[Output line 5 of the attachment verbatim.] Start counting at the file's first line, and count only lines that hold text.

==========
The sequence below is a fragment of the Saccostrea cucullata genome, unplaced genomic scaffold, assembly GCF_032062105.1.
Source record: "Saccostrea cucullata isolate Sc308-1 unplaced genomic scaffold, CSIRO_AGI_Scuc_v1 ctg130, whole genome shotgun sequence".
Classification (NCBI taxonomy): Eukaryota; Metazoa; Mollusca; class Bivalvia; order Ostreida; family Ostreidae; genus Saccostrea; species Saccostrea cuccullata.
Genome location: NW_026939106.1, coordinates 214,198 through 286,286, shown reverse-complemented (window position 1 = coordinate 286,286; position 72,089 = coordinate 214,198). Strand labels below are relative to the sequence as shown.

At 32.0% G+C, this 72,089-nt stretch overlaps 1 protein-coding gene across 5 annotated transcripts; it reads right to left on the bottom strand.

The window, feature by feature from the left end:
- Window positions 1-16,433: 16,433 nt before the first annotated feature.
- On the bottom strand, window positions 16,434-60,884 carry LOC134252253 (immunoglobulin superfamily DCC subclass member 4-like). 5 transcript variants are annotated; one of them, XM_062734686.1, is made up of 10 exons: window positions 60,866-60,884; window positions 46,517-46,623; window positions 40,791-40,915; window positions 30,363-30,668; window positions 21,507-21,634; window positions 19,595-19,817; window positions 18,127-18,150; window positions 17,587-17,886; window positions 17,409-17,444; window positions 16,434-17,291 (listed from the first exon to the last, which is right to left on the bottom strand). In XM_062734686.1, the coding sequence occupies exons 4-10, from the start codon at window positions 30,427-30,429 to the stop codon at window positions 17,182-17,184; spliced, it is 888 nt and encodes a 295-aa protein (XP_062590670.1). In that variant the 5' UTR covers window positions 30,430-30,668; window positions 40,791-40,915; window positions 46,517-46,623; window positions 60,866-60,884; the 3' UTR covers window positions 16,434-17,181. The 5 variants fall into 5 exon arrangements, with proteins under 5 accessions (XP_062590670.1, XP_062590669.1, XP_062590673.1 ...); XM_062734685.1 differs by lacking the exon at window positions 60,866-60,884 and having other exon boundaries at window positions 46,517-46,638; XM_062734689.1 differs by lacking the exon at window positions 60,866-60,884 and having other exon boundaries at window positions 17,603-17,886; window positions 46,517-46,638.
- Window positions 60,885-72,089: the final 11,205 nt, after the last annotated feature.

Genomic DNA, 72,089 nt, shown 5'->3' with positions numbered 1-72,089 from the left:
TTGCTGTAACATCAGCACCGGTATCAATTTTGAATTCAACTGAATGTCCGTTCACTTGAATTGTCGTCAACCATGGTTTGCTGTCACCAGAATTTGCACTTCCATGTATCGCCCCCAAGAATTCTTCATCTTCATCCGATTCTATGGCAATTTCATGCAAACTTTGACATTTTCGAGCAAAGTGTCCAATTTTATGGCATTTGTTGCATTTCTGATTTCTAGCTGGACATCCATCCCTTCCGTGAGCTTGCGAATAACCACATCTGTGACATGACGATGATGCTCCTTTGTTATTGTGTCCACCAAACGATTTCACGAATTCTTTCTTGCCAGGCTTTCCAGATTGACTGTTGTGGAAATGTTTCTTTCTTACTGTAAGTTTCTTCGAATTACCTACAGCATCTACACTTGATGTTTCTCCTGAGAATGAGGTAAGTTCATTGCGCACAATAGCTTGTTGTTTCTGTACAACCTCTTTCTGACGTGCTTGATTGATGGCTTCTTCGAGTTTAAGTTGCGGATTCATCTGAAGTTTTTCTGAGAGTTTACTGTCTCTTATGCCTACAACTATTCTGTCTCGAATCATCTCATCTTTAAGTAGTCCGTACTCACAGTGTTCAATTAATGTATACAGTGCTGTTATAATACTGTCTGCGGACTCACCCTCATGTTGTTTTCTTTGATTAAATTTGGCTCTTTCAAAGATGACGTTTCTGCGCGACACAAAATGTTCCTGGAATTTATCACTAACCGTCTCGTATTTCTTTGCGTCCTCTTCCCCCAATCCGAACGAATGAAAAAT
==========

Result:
At 32.0% G+C, this 72,089-nt stretch overlaps 1 protein-coding gene across 5 annotated transcripts; it reads right to left on the bottom strand.